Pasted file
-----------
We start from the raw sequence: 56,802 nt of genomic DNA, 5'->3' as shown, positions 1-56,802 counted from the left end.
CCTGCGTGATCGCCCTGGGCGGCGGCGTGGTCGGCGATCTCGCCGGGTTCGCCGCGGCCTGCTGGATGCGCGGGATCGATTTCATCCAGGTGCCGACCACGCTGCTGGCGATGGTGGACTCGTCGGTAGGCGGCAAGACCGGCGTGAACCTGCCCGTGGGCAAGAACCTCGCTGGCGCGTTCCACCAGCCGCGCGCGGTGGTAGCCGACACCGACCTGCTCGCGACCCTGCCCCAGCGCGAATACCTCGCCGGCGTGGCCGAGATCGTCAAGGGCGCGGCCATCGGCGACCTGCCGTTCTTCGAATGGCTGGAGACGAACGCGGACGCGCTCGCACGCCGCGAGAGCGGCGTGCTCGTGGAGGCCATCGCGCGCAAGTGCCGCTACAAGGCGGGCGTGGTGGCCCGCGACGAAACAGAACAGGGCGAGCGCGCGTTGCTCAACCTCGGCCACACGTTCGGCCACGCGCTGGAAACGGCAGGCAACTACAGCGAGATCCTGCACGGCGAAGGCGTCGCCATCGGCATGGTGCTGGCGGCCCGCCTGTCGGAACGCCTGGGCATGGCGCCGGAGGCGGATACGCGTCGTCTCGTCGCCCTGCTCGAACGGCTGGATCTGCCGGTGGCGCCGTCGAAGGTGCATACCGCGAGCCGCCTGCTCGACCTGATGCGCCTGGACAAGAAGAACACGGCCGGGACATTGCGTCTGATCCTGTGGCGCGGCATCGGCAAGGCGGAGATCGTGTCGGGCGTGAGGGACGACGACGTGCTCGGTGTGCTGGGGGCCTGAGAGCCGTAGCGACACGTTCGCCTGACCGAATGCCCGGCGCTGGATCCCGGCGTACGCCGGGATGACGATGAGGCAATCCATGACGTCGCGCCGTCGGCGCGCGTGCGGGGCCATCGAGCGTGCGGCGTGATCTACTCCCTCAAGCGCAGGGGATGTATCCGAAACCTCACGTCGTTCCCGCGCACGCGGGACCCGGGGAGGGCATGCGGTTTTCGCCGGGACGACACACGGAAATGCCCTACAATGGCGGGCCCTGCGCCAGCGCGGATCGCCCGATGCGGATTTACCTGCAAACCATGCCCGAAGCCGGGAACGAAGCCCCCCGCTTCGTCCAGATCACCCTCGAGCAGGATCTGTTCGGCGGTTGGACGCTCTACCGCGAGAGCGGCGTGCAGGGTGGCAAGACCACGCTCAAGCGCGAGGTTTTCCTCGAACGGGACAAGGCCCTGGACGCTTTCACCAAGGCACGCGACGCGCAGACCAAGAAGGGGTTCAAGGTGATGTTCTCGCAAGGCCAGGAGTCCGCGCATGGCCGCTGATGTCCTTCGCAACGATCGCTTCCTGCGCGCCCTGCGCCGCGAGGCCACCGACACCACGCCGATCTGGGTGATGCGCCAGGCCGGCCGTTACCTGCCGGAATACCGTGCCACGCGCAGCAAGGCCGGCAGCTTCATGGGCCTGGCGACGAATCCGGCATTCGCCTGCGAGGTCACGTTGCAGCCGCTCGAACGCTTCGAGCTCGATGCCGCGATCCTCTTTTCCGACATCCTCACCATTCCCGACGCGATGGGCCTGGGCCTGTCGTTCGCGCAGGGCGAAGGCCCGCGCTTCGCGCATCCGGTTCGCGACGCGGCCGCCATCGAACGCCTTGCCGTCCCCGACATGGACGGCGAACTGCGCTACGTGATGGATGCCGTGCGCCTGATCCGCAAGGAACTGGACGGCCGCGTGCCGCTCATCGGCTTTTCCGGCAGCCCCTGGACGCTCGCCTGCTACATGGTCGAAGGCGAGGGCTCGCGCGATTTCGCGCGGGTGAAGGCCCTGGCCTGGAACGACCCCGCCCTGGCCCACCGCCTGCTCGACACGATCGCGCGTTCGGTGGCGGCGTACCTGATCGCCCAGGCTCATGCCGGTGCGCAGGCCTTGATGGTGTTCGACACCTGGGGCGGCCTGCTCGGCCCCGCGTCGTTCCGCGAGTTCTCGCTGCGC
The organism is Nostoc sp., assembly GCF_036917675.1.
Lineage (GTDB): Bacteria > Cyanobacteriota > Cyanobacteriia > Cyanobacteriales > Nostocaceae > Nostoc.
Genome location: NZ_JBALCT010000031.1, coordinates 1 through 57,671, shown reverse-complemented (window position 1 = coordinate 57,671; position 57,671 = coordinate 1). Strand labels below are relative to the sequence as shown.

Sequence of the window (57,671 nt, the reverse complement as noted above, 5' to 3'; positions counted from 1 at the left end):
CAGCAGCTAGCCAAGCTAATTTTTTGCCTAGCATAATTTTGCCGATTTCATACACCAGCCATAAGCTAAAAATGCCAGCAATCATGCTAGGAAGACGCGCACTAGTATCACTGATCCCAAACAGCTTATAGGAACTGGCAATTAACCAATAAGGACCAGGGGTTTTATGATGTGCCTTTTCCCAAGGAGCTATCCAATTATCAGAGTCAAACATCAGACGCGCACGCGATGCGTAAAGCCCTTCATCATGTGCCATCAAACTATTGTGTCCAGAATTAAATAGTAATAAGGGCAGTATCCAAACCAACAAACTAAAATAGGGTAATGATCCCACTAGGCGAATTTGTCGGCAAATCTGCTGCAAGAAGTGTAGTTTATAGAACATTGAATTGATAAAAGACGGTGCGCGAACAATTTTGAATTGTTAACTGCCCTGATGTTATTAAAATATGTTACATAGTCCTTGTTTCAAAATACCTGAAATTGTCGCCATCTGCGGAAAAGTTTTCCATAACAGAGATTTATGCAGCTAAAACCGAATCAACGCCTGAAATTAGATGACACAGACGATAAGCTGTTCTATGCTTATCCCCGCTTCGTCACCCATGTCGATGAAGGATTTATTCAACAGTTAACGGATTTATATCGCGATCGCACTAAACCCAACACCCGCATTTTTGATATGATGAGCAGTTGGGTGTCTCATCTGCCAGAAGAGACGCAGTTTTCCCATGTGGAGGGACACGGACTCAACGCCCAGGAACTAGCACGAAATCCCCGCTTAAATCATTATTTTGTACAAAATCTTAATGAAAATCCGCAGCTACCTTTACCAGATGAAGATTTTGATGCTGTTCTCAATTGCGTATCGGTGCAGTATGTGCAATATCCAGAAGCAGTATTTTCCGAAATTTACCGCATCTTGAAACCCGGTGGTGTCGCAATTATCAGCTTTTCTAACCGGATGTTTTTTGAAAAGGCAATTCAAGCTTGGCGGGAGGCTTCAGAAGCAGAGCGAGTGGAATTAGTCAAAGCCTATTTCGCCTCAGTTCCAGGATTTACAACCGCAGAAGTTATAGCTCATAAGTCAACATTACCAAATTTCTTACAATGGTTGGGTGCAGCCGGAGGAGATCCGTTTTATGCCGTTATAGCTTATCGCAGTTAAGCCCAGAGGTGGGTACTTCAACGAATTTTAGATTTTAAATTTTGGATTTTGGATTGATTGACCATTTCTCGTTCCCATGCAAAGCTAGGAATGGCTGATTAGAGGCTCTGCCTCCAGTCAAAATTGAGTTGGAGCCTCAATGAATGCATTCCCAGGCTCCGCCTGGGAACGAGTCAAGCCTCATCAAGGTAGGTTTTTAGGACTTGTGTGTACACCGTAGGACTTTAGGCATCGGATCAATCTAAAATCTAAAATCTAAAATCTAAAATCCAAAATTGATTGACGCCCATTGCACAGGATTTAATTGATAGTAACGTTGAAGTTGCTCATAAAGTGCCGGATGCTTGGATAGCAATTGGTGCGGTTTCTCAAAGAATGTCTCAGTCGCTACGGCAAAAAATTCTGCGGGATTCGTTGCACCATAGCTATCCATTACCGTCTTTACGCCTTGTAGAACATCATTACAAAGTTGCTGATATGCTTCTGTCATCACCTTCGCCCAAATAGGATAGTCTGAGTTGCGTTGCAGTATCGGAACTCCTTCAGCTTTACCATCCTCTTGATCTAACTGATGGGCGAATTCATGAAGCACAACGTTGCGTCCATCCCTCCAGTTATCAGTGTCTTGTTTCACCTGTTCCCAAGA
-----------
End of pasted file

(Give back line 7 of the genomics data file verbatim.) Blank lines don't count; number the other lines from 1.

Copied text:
CAGCAGCTAGCCAAGCTAATTTTTTGCCTAGCATAATTTTGCCGATTTCATACACCAGCCATAAGCTAAAAATGCCAGCAATCATGCTAGGAAGACGCGCACTAGTATCACTGATCCCAAACAGCTTATAGGAACTGGCAATTAACCAATAAGGACCAGGGGTTTTATGATGTGCCTTTTCCCAAGGAGCTATCCAATTATCAGAGTCAAACATCAGACGCGCACGCGATGCGTAAAGCCCTTCATCATGTGCCATCAAACTATTGTGTCCAGAATTAAATAGTAATAAGGGCAGTATCCAAACCAACAAACTAAAATAGGGTAATGATCCCACTAGGCGAATTTGTCGGCAAATCTGCTGCAAGAAGTGTAGTTTATAGAACATTGAATTGATAAAAGACGGTGCGCGAACAATTTTGAATTGTTAACTGCCCTGATGTTATTAAAATATGTTACATAGTCCTTGTTTCAAAATACCTGAAATTGTCGCCATCTGCGGAAAAGTTTTCCATAACAGAGATTTATGCAGCTAAAACCGAATCAACGCCTGAAATTAGATGACACAGACGATAAGCTGTTCTATGCTTATCCCCGCTTCGTCACCCATGTCGATGAAGGATTTATTCAACAGTTAACGGATTTATATCGCGATCGCACTAAACCCAACACCCGCATTTTTGATATGATGAGCAGTTGGGTGTCTCATCTGCCAGAAGAGACGCAGTTTTCCCATGTGGAGGGACACGGACTCAACGCCCAGGAACTAGCACGAAATCCCCGCTTAAATCATTATTTTGTACAAAATCTTAATGAAAATCCGCAGCTACCTTTACCAGATGAAGATTTTGATGCTGTTCTCAATTGCGTATCGGTGCAGTATGTGCAATATCCAGAAGCAGTATTTTCCGAAATTTACCGCATCTTGAAACCCGGTGGTGTCGCAATTATCAGCTTTTCTAACCGGATGTTTTTTGAAAAGGCAATTCAAGCTTGGCGGGAGGCTTCAGAAGCAGAGCGAGTGGAATTAGTCAAAGCCTATTTCGCCTCAGTTCCAGGATTTACAACCGCAGAAGTTATAGCTCATAAGTCAACATTACCAAATTTCTTACAATGGTTGGGTGCAGCCGGAGGAGATCCGTTTTATGCCGTTATAGCTTATCGCAGTTAAGCCCAGAGGTGGGTACTTCAACGAATTTTAGATTTTAAATTTTGGATTTTGGATTGATTGACCATTTCTCGTTCCCATGCAAAGCTAGGAATGGCTGATTAGAGGCTCTGCCTCCAGTCAAAATTGAGTTGGAGCCTCAATGAATGCATTCCCAGGCTCCGCCTGGGAACGAGTCAAGCCTCATCAAGGTAGGTTTTTAGGACTTGTGTGTACACCGTAGGACTTTAGGCATCGGATCAATCTAAAATCTAAAATCTAAAATCTAAAATCCAAAATTGATTGACGCCCATTGCACAGGATTTAATTGATAGTAACGTTGAAGTTGCTCATAAAGTGCCGGATGCTTGGATAGCAATTGGTGCGGTTTCTCAAAGAATGTCTCAGTCGCTACGGCAAAAAATTCTGCGGGATTCGTTGCACCATAGCTATCCATTACCGTCTTTACGCCTTGTAGAACATCATTACAAAGTTGCTGATATGCTTCTGTCATCACCTTCGCCCAAATAGGATAGTCTGAGTTGCGTTGCAGTATCGGAACTCCTTCAGCTTTACCATCCTCTTGATCTAACTGATGGGCGAATTCATGAAGCACAACGTTGCGTCCATCCCTCCAGTTATCAGTGTCTTGTTTCACCTGTTCCCAAGA